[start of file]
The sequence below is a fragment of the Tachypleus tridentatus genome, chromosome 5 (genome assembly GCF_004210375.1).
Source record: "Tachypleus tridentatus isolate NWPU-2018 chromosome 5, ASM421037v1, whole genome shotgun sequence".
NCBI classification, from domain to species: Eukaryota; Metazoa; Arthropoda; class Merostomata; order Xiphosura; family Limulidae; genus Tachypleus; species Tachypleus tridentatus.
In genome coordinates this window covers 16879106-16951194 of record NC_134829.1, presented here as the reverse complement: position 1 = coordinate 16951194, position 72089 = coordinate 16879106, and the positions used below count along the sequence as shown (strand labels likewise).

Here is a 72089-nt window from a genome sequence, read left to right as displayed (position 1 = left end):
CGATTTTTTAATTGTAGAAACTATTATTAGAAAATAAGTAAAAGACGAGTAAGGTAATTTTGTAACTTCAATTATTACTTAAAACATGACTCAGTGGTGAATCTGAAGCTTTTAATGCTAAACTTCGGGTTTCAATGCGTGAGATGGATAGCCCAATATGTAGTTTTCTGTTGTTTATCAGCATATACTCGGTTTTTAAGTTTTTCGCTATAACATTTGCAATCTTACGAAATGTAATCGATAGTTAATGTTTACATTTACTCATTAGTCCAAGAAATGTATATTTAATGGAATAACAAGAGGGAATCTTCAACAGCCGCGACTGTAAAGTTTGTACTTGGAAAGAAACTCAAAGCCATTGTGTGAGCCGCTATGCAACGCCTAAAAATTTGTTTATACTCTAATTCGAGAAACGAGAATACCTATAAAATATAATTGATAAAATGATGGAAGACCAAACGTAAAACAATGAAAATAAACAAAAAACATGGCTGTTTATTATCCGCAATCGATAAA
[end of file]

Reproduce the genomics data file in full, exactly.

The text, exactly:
The sequence below is a fragment of the Tachypleus tridentatus genome, chromosome 5 (genome assembly GCF_004210375.1).
Source record: "Tachypleus tridentatus isolate NWPU-2018 chromosome 5, ASM421037v1, whole genome shotgun sequence".
NCBI classification, from domain to species: Eukaryota; Metazoa; Arthropoda; class Merostomata; order Xiphosura; family Limulidae; genus Tachypleus; species Tachypleus tridentatus.
In genome coordinates this window covers 16879106-16951194 of record NC_134829.1, presented here as the reverse complement: position 1 = coordinate 16951194, position 72089 = coordinate 16879106, and the positions used below count along the sequence as shown (strand labels likewise).

Here is a 72089-nt window from a genome sequence, read left to right as displayed (position 1 = left end):
CGATTTTTTAATTGTAGAAACTATTATTAGAAAATAAGTAAAAGACGAGTAAGGTAATTTTGTAACTTCAATTATTACTTAAAACATGACTCAGTGGTGAATCTGAAGCTTTTAATGCTAAACTTCGGGTTTCAATGCGTGAGATGGATAGCCCAATATGTAGTTTTCTGTTGTTTATCAGCATATACTCGGTTTTTAAGTTTTTCGCTATAACATTTGCAATCTTACGAAATGTAATCGATAGTTAATGTTTACATTTACTCATTAGTCCAAGAAATGTATATTTAATGGAATAACAAGAGGGAATCTTCAACAGCCGCGACTGTAAAGTTTGTACTTGGAAAGAAACTCAAAGCCATTGTGTGAGCCGCTATGCAACGCCTAAAAATTTGTTTATACTCTAATTCGAGAAACGAGAATACCTATAAAATATAATTGATAAAATGATGGAAGACCAAACGTAAAACAATGAAAATAAACAAAAAACATGGCTGTTTATTATCCGCAATCGATAAA